If you want to launch a start-up, go to a US business school. Five US schools have topped a ranking of the best MBA programs for entrepreneurs, a table which also reveals alumni networks are key to entrepreneurial success.
Data from the FT’s Global MBA Rankings reveal Stanford GSB’s MBA is the best for entrepreneurship. Five other US based business schools are in the top-10; three from Europe; one from China.
The criteria used to assess MBA programs included the percentage of graduates who launched their own ventures; the percentage of companies still operating at the end of last year; and whether it was the graduates’ main source of income.
Stanford scored high marks for the level of support provided by its alumni network for both starting a company and financing it. 40% of Stanford MBAs launched a start-up during the program, or have since graduating — nearly double the global average of 22%.
MIT Sloan School of Management came second in the ranking. Based in Massachusetts, MIT Sloan is one of three schools from the US state featured in the top-10.
Bill Aulet, managing director of the Martin Trust Center for MIT Entrepreneurship, said there are entrepreneurs, the venture capital community, and the service providers, such as lawyers, accountants and banks, nearby.
“There are the professors that encourage entrepreneurship…And the external community is very supportive of what’s going on here,” he said.
Massachusetts’ Harvard Business School and Babson College, which specializes in entrepreneurship, came in fifth and eighth in the table respectively.
“We teach our students to be entrepreneurially in all that they do,” said Dr Andrew Corbett, professor of entrepreneurship at Babson College. Nearly 40% of the school’s MBAs launched start-ups and 90% were still operating last year.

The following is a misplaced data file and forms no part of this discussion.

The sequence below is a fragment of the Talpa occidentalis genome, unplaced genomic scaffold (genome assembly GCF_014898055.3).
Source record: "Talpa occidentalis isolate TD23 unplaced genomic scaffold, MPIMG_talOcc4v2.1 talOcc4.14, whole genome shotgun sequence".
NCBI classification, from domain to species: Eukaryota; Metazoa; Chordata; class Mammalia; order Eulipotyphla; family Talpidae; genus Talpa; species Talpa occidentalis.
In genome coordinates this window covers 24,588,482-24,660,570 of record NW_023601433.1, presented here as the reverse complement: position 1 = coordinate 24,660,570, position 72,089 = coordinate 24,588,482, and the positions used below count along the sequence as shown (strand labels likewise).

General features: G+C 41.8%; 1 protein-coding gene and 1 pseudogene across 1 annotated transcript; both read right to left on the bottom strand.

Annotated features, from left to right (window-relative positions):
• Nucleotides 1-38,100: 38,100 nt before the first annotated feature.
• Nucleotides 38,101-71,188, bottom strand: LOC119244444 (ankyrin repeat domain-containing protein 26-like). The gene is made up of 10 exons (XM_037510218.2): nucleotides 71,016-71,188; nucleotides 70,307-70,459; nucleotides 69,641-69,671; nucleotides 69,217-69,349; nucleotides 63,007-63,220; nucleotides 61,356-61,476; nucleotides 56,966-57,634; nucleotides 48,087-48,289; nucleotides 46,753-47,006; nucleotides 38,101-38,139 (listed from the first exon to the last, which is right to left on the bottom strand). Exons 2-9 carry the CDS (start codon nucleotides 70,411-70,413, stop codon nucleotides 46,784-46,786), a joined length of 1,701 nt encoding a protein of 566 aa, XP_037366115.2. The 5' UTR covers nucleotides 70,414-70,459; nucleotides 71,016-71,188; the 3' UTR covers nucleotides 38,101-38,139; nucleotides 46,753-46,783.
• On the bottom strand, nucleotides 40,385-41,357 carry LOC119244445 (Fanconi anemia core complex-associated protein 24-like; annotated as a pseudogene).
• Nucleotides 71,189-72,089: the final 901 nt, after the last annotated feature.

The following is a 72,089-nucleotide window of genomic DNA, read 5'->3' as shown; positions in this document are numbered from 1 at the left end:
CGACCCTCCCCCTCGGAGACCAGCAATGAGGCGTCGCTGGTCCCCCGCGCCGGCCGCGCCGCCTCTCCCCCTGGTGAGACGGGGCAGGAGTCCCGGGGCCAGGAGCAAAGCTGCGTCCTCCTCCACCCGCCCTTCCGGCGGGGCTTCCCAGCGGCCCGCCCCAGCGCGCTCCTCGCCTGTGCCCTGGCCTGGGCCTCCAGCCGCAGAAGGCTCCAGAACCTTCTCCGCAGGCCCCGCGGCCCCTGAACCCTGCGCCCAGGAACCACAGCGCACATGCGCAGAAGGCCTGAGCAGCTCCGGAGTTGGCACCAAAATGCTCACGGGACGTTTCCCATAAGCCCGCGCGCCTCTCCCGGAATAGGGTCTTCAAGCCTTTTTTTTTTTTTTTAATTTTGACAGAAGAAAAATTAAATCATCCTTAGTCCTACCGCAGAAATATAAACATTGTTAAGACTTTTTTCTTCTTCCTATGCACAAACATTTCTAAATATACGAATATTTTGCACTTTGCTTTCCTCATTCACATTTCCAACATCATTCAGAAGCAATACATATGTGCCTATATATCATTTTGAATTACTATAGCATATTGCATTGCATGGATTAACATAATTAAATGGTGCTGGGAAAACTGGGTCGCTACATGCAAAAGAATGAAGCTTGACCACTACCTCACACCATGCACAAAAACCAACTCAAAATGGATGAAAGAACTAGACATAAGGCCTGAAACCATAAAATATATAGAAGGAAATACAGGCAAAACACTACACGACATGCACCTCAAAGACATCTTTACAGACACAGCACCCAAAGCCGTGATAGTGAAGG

California, where Stanford is based, boasts a further two ranked business schools: University of San Diego School of Business and University of Southern California’s Marshall School, in third and fourth places.
“Entrepreneurship has generated tremendous interest,” said Dr Andrea Belz, director of the MS in Entrepreneurship and Innovation at USC Marshall, a result of a more challenging jobs market and a global focus on innovation, she added.
Only 26% of the USC Marshall cohort started companies. But the business school scored top marks for solvency, with 100% still operating, the same figure posted for San Diego.
San Diego also scored the highest among the top-10 programs for female entrepreneurs, with 38% of its female MBAs founding companies.
China’s Fudan University School of Management is the only business school from Asia to be ranked, at sixth in the table. Alumni in the survey cited its Shanghai location as offering plentiful opportunities for budding entrepreneurs.
A similar tale was told of Oxford University’s Saïd Business School, the only UK based business school ranked by the FT for entrepreneurship. At seventh in the ranking, Saïd is part of the so called “golden triangle” of start-up clusters around Oxford, Cambridge and London.
Elsewhere for Europe, Vlerick Business School in Belgium, and ESADE Business School of Spain are ranked in ninth and tenth places respectively. ESADE’s Entrepreneurship Institute was highlighted as a provider of resources for entrepreneurial students. ESADE also scored highly for its alumni network.
For the full ranking, see this link: http://im.ft-static.com/content/images/e676be3c-1b32-11e5-8201-cbdb03d71480.pdf